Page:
“Now, if the girls were all here,” she thought, “how pleasant and cheerful it would be! Primrose should sit just opposite to me, and pour out the coffee; she would do it very nicely and deftly, and would look so sweet and daughterly. And Jasmine—little witch!—I do not suppose she would keep the same seat two mornings running, and I should have to tell her over and over not to jump up every moment to rush to the window. Daisy would sit near me, and, of course, I should have to have a special chair made for that funny kitten of hers. I would dress the three girls in white—white is so sweet for girls—and how Jasmine and Daisy would chatter; their voices are very sweet in tone, and they never talk too fast, so as to make one’s head ache. I often fancy I hear Jasmine talking to me now, her voice is so bright—and—oh, dear! is not that very like her voice? Who is that asking for me in the hall? Surely, surely, it must be Jasmine Mainwaring. No other voice that I know has such a ring about it.”
Mrs. Ellsworthy half rose from her seat, half sat down again, and the color of eager anticipation flushed her cheeks.
The eager voice outside came nearer, light steps sounded in the hall, and the next moment Jasmine had her arms round her friend’s neck, and was kissing her, while both woman and girl wept.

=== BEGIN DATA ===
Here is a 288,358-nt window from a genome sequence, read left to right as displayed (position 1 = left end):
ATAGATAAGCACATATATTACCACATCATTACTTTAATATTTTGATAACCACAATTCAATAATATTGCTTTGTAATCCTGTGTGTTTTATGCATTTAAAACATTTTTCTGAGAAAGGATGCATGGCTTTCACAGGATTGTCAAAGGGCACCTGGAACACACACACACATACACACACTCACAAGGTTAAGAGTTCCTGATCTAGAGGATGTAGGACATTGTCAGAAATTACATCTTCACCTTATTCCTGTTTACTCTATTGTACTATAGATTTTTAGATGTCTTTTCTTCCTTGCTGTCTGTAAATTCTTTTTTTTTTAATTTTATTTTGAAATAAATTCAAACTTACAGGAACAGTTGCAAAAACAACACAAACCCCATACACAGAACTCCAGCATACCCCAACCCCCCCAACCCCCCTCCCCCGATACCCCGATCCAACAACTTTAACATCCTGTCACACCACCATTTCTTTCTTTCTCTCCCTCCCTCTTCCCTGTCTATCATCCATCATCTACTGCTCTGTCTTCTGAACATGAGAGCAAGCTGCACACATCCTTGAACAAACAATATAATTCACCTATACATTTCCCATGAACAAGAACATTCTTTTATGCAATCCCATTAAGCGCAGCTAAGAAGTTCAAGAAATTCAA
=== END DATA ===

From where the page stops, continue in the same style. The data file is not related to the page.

“I had to come to you,” said Jasmine, while she wiped some bright falling tears away. “I have not come to stay, nor to give you our address, nor to do anything of which Primrose would not approve; but after Miss Egerton told me last night all that you wanted to do for us, and how you still loved us, I just had to run round and thank you and kiss you. Primrose and Daisy are still in the country, and Daisy is better. Aren’t you glad she will be all right again soon?”
“Have breakfast with me, Jasmine,” said Mrs. Ellsworthy. “I was thinking so much about you, and so longing to see you, and to have you in the room seems like a beautiful dream realized. Sit down now and have some breakfast with me.”
“I did not have any at home, so I will,” answered Jasmine. “I stayed awake half the night thinking about you. Oh, you are a real, real friend!”
“And I spent the greater part of the night dreaming about you three girls,” said Mrs. Ellsworthy. “Have some buttered toast, Jasmine, and some of this apricot preserve.”
“Did you dream about us last night?” asked Jasmine. “Did you really? You must love us very much.”
“I believe I do. Now, Jasmine, I will not ask you for your address. I will do nothing more to really help you until we get Primrose’s letter, but I want you all the same to spend this whole long day with me.”
Jasmine smiled, and her cheeks flushed.
“It would be very luxurious,” she said, “and such a change from our attics, although Daisy does call them a Palace Beautiful. Will you take me for a drive, if I stay, Mrs. Ellsworthy, and will you let me imagine myself quite a rich little girl all day long? You must not give me any presents, you know, for Primrose would not like that; but I can imagine I have got all kinds of things, and I wonder, oh! I wonder, if we might call to see Poppy this afternoon?”